There is no doubt that the recent murder of Italian student Giulio Regeni poses a real threat to political and economic ties between Egypt and Italy. Italy is, after all, considered to be Egypt’s most important economic partner in Europe.
In its Friday issue, the Italian newspaper La Stampa published a photo of the 28-year-old student on its front page, under a headline that read, “Giulio, Egyptian police under accusation.” According to this and other newspapers, the evidence suggests Regeni’s death was a case of intentional murder, rather than an accident. These accounts propose he was arrested on January 25, Police Day, and summoned to a police station for an interrogation that led to his torture and death. The newspapers claim Giulio’s body was kept in one of the morgues until Italian authorities demanded to know what happened to him. Egyptian authorities then, as far as the reports suggest, decided to get rid of the body by dumping it in the desert, claiming Regeni was killed in a road accident.
In addition to the grave repercussions of this tragic incident on Egyptian-Italian relations, it is equally indicative of the dire straits of academic research in Egypt. Regeni’s gruesome murder will definitely harm the country’s reputation and its ability to attract researchers and students. It signifies the dangers that both Egyptian and foreign researchers face in Egypt today.
In reaction, the Committee on Academic Freedom of the Middle East Studies Association (MESA) sent a strongly worded letter addressed to President Abdel Fattah al-Sisi, Foreign Minister Sameh Shoukry and Interior Minister Magdy Abdel Ghaffar, expressing outrage at the news of Regeni’s apparent torture and murder. In its letter, dated February 4, the committee stated that, “what makes this case even more disturbing is that it is but the most recent, if the most deadly, example of the growing danger posed by the current political climate in Egypt to all those engaged in academic work. We have written to you repeatedly over the past months to express our deep concern regarding a range and number of violations of academic freedom and freedom of expression that would require countless pages to list in full: denial of entry to the country and harassment of numerous scholars and researchers; gross state interference in university student and faculty governance; the dismissals and expulsions of hundreds of students and faculty; the sentencing of academics to death.” The committee added that, “Regeni’s murder, far from an aberration, is in fact a predictable outcome of the progression of state repression of academics and students.”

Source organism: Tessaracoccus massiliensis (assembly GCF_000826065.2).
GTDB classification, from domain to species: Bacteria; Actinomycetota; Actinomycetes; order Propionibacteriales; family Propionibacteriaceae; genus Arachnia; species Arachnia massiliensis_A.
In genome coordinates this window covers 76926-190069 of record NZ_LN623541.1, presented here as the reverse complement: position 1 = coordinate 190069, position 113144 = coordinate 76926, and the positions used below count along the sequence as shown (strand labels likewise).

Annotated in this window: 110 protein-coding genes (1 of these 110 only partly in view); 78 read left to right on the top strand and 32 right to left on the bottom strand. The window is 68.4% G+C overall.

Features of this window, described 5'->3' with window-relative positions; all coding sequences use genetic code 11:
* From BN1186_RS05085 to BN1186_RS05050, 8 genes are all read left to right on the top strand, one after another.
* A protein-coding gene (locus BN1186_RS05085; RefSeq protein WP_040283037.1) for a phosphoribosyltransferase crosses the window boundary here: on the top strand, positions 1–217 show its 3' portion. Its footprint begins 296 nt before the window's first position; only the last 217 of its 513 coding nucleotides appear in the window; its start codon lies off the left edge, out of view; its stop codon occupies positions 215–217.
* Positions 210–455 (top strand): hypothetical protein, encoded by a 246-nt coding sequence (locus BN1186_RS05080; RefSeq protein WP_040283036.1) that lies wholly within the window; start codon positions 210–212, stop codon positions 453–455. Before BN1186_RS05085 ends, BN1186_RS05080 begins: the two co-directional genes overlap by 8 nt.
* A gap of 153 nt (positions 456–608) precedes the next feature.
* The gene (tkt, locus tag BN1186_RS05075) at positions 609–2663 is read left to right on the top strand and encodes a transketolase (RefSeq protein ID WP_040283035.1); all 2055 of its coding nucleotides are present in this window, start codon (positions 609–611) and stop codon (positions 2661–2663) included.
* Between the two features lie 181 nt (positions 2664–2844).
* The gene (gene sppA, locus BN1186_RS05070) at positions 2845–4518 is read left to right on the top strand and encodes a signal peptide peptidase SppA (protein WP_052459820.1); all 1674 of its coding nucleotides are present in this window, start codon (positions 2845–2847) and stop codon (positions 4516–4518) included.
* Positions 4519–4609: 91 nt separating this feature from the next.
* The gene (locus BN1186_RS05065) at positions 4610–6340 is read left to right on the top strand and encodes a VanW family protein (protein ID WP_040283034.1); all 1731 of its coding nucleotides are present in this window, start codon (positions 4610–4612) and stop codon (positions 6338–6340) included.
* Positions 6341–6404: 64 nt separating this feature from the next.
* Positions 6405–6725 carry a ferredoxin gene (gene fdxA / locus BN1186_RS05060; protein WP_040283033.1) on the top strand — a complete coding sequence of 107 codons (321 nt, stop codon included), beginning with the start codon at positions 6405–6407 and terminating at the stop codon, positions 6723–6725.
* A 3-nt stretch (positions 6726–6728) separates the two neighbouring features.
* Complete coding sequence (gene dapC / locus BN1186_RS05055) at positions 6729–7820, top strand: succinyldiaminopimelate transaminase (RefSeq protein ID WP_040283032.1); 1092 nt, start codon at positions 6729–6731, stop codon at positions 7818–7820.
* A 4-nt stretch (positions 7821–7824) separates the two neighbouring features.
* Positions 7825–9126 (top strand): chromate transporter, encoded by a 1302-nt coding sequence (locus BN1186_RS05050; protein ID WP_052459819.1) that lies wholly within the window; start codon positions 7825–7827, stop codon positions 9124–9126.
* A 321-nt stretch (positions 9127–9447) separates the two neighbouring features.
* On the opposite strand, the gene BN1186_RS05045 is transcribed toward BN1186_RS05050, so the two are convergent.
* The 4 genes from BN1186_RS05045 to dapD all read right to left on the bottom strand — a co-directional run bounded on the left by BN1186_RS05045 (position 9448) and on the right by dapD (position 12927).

In spite of its strident tone, MESA’s letter is the least that can be said in reaction to the dire state of academic freedom in Egypt. It also sheds light on the weakness of local oppositional voices in speaking out against the precarious existence that our universities, and educational and cultural institutes, are subjected to. With the exception of a few civil society organizations, most significantly the March 9 Movement for the Independence of Universities and the Association for Freedom of Thought and Expression, there are hardly any other voices that speak in defense of academic freedom and its significance.
The truth of the matter is that academic freedom and freedom of thought have always been under threat everywhere in the world. Such freedoms are in constant need of valiant defense against attempts to restrict them under the pretexts of the preservation of “societal norms” or “national security.”
A quick glimpse at countries like Turkey, Israel and the United States shows the extent to which academic freedom is constantly under threat. In Turkey, hundreds of university professors are being investigated for signing a petition against the government’s policy towards Kurds. In Israel, academic freedom is almost non-existent for hundreds of thousands of Palestinian students and professors. In the United States, there is a situation in which corporatization has encroached on university campuses, eating away the rights of non-tenured professors. We are thereby in need of the defense of academic freedom in order for students and professors, who are paying high fees for information and to conduct research, to triumph.